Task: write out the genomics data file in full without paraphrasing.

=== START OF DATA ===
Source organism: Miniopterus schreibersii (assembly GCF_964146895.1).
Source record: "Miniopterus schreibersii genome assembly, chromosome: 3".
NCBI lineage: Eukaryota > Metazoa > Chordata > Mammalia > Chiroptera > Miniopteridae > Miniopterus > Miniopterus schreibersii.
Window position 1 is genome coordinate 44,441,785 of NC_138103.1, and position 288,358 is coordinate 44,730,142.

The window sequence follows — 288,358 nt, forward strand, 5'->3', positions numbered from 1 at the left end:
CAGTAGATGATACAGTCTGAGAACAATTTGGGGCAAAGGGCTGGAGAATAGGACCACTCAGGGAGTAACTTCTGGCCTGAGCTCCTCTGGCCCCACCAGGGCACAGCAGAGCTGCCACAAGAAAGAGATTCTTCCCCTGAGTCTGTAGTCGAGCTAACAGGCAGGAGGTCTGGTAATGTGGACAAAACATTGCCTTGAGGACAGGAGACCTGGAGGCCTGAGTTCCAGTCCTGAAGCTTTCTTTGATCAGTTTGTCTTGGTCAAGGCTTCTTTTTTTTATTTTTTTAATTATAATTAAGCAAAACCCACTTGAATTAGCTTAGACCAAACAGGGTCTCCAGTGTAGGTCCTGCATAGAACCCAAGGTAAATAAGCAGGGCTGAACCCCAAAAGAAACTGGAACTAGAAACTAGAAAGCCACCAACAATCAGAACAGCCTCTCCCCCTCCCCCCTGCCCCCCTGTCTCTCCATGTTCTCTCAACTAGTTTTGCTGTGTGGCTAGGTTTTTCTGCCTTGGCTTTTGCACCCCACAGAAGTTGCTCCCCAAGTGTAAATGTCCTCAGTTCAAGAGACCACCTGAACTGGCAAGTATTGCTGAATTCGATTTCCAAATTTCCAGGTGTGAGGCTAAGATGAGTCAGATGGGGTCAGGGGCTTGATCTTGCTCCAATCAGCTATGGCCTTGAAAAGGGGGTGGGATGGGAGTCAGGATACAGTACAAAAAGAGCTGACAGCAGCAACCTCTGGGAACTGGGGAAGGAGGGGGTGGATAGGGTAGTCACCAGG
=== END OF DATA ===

Source organism: Miniopterus schreibersii (assembly GCF_964146895.1).
Source record: "Miniopterus schreibersii genome assembly, chromosome: 3".
NCBI lineage: Eukaryota > Metazoa > Chordata > Mammalia > Chiroptera > Miniopteridae > Miniopterus > Miniopterus schreibersii.
Window position 1 is genome coordinate 44,441,785 of NC_138103.1, and position 288,358 is coordinate 44,730,142.

The window sequence follows — 288,358 nt, forward strand, 5'->3', positions numbered from 1 at the left end:
CAGTAGATGATACAGTCTGAGAACAATTTGGGGCAAAGGGCTGGAGAATAGGACCACTCAGGGAGTAACTTCTGGCCTGAGCTCCTCTGGCCCCACCAGGGCACAGCAGAGCTGCCACAAGAAAGAGATTCTTCCCCTGAGTCTGTAGTCGAGCTAACAGGCAGGAGGTCTGGTAATGTGGACAAAACATTGCCTTGAGGACAGGAGACCTGGAGGCCTGAGTTCCAGTCCTGAAGCTTTCTTTGATCAGTTTGTCTTGGTCAAGGCTTCTTTTTTTTATTTTTTTAATTATAATTAAGCAAAACCCACTTGAATTAGCTTAGACCAAACAGGGTCTCCAGTGTAGGTCCTGCATAGAACCCAAGGTAAATAAGCAGGGCTGAACCCCAAAAGAAACTGGAACTAGAAACTAGAAAGCCACCAACAATCAGAACAGCCTCTCCCCCTCCCCCCTGCCCCCCTGTCTCTCCATGTTCTCTCAACTAGTTTTGCTGTGTGGCTAGGTTTTTCTGCCTTGGCTTTTGCACCCCACAGAAGTTGCTCCCCAAGTGTAAATGTCCTCAGTTCAAGAGACCACCTGAACTGGCAAGTATTGCTGAATTCGATTTCCAAATTTCCAGGTGTGAGGCTAAGATGAGTCAGATGGGGTCAGGGGCTTGATCTTGCTCCAATCAGCTATGGCCTTGAAAAGGGGGTGGGATGGGAGTCAGGATACAGTACAAAAAGAGCTGACAGCAGCAACCTCTGGGAACTGGGGAAGGAGGGGGTGGATAGGGTAGTCACCAGG